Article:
La Cuisine maigre
La Cuisine grasse

After Pieter I Bruegel the Elder (Breda?, 1525/1530 – Brussels, 1569)
Engraved by Pieter van der Heyden (Antwerp, circa 1530 – 1575)
1- The Lean kitchen
2- The Fat kitchen

1563, Original drawing
Burin engraving on paper
22 x 29 cm

Inv. 2008.8.5 and 2008.8.6

Acquisition 2008
With a contribution from the Museums Regional Acquisition Fund

Major works | Moderation versus Excess

La Cuisine grasse et La Cuisine maigre

The Lean kitchen and The Fat kitchen, engraved by Pieter van der Heyden after the drawings by Pieter Bruegel, and published by Jérôme Cock, form a pair.

While in The Lean kitchen, paupers in rags reveal their repulsive thinness – like the mother with her sagging breasts, in The Fat kitchen, the chubby forms, breast gorged with milk and bloated faces extol opulence – like the dog whose sheer overweight is a handicap. The types of food are split quite clearly: mussels and vegetables represent the daily bread of the starving; meat, pâté and bread symbolise a rich man’s fodder.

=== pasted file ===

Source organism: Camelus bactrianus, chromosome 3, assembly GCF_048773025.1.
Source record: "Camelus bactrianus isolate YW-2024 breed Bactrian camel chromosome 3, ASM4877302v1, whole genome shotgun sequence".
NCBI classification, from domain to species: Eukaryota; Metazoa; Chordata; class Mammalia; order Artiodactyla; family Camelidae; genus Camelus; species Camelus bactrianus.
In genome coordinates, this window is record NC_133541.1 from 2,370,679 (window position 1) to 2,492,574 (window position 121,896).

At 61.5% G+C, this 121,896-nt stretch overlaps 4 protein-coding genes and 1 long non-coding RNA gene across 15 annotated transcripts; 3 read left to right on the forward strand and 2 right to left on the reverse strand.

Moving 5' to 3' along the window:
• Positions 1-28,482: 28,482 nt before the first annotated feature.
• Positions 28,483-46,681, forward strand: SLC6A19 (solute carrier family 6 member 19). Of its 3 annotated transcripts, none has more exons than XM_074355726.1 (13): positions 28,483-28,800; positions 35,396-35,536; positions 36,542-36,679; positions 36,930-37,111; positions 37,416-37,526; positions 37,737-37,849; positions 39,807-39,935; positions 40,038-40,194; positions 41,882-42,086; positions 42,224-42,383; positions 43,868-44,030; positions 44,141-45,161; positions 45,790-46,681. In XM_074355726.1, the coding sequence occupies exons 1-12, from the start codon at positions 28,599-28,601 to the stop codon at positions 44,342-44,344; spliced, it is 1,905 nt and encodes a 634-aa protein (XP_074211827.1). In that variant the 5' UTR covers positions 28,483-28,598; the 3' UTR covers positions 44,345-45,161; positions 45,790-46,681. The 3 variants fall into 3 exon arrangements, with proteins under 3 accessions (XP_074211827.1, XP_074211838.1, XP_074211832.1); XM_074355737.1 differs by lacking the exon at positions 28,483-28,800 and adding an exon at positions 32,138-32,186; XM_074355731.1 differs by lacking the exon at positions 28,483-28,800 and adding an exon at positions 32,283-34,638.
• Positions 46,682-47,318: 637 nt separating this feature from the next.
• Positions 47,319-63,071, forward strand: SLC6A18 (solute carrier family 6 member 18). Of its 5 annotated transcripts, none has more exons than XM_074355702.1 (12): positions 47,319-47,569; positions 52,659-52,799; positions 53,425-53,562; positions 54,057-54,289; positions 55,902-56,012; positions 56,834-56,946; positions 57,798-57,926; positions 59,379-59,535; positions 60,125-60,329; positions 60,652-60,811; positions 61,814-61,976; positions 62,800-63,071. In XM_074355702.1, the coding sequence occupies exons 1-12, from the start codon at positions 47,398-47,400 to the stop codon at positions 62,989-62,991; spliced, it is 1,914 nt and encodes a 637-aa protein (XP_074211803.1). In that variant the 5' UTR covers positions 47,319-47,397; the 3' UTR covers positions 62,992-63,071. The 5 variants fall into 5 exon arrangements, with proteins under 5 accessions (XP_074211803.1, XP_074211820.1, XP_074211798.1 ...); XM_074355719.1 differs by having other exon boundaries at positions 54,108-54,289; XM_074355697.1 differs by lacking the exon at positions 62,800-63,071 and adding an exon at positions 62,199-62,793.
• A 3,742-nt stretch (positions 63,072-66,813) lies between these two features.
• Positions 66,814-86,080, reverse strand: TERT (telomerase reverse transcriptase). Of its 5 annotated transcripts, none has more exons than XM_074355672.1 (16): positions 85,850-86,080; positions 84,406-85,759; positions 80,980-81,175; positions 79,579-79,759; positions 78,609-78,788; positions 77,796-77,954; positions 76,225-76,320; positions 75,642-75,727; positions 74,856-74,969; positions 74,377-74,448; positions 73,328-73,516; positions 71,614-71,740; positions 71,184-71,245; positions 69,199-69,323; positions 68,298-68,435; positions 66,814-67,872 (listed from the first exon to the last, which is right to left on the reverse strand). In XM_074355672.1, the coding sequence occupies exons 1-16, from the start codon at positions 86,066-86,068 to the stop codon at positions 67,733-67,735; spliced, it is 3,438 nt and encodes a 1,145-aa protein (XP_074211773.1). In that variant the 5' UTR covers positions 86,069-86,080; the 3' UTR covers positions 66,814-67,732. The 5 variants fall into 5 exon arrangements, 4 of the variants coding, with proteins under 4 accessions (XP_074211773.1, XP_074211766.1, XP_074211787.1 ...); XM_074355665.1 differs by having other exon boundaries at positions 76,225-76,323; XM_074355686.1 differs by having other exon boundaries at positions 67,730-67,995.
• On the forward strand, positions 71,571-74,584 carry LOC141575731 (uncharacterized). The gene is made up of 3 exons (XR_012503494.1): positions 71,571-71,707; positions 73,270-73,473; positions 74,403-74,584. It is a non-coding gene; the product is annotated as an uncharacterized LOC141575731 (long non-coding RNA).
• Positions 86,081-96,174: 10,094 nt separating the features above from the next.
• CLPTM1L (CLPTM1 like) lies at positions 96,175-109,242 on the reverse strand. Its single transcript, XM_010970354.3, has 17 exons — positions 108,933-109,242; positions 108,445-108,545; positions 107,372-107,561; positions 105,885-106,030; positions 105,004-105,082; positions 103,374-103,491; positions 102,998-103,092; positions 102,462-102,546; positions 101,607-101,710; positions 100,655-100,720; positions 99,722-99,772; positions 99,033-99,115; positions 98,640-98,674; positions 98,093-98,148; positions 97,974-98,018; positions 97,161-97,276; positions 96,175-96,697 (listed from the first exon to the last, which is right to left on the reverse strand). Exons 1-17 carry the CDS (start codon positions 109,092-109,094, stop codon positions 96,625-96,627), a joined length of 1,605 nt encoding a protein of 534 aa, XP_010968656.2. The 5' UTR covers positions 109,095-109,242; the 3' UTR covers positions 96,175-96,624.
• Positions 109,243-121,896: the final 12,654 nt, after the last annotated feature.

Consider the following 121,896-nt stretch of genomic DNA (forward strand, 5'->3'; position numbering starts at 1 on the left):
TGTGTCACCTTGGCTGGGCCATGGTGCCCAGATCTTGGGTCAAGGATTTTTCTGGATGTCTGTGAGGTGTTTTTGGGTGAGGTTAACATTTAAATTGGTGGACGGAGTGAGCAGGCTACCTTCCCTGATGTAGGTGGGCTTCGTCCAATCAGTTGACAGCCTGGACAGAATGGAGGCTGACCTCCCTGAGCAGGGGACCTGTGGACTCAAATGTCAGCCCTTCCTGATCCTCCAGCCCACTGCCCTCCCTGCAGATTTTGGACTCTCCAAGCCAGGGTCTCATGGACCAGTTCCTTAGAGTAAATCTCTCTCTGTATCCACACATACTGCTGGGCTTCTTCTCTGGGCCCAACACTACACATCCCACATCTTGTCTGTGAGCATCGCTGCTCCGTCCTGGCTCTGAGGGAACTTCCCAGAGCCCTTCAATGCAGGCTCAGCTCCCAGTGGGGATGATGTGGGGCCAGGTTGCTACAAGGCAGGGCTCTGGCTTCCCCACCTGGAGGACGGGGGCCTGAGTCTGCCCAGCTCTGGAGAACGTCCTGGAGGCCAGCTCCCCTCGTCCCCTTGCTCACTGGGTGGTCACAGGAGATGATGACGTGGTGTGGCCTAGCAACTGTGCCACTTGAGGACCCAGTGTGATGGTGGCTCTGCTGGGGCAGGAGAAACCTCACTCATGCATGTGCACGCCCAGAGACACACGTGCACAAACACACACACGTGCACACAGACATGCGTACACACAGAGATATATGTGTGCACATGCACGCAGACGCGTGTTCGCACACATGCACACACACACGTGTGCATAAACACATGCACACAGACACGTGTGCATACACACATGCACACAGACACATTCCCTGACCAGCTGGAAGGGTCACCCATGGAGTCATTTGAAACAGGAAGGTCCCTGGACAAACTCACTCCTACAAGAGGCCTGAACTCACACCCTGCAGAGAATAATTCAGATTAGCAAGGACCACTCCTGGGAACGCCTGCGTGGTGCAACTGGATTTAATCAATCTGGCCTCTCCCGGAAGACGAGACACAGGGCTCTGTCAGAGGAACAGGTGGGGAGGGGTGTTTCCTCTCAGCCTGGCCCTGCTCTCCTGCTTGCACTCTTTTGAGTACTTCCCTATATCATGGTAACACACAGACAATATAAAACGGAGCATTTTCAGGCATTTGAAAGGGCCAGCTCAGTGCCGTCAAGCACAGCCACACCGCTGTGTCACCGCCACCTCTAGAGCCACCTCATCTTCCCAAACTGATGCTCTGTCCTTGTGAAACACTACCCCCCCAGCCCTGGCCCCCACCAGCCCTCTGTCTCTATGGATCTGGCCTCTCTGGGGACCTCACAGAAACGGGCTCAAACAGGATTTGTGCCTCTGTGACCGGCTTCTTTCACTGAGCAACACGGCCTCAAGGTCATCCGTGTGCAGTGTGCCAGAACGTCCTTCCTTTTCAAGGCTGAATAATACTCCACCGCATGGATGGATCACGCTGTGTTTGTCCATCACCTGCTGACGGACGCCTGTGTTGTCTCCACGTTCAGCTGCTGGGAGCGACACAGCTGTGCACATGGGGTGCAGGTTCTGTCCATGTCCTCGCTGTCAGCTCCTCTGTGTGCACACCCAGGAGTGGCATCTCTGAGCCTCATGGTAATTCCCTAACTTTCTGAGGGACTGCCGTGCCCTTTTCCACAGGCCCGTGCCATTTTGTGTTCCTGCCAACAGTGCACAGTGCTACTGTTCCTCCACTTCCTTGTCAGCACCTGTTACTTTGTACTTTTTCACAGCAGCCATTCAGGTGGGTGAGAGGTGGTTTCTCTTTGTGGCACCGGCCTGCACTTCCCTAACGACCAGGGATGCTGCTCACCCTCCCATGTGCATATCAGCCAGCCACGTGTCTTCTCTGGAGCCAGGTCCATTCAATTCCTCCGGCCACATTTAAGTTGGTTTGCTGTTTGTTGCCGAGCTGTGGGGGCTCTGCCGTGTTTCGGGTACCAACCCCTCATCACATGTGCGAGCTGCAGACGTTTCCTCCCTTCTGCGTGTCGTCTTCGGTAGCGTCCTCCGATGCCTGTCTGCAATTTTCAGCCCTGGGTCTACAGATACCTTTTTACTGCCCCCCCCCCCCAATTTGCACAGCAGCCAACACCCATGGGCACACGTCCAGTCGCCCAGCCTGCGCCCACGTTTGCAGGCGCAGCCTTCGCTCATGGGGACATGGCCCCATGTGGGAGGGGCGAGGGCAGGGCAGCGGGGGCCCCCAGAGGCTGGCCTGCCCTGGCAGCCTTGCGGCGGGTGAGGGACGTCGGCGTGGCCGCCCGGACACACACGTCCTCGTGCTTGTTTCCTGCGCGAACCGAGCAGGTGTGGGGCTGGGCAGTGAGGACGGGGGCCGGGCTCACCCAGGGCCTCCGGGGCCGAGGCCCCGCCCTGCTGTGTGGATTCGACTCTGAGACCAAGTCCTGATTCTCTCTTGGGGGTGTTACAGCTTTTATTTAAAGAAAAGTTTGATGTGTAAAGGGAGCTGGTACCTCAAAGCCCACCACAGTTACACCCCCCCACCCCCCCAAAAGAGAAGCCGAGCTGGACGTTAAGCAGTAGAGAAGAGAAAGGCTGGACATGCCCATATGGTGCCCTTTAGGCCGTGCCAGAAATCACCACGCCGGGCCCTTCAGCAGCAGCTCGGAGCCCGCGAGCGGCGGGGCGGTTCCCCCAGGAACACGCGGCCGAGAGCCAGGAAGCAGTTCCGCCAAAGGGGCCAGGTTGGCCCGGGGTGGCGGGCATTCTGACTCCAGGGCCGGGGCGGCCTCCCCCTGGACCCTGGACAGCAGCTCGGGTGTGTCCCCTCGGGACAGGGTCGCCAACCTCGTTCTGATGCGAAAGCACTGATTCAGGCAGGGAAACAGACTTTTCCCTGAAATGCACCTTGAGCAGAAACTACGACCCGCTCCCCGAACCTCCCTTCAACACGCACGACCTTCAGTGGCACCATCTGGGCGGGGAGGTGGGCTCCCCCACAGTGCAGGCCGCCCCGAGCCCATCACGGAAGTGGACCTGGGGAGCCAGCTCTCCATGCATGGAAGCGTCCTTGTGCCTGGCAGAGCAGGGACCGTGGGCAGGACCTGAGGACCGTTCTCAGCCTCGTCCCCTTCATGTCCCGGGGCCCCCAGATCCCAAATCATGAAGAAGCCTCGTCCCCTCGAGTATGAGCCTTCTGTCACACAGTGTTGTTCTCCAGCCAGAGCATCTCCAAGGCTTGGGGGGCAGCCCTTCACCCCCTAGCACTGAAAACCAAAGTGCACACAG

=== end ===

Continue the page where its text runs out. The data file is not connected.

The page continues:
Attached to this dichotomic presentation is a moral which appears in the background with the question of hospitality. Despite the spread of dishes in the rich kitchen, the occupants refuse to share them with a man who is in all evidence in need. The poor, however, are willing to share what little they have. But the portly figure in the background would rather get away from there swiftly. Wealth, in the broad sense, blinds Man to existential things and brings his focus only on to himself. Through these two prints, Bruegel calls for self-control and temperance.

Both of these engravings were very popular at the time as they were reproduced on numerous occasions and at least two pastiches with a reversed version and a smaller copy are known.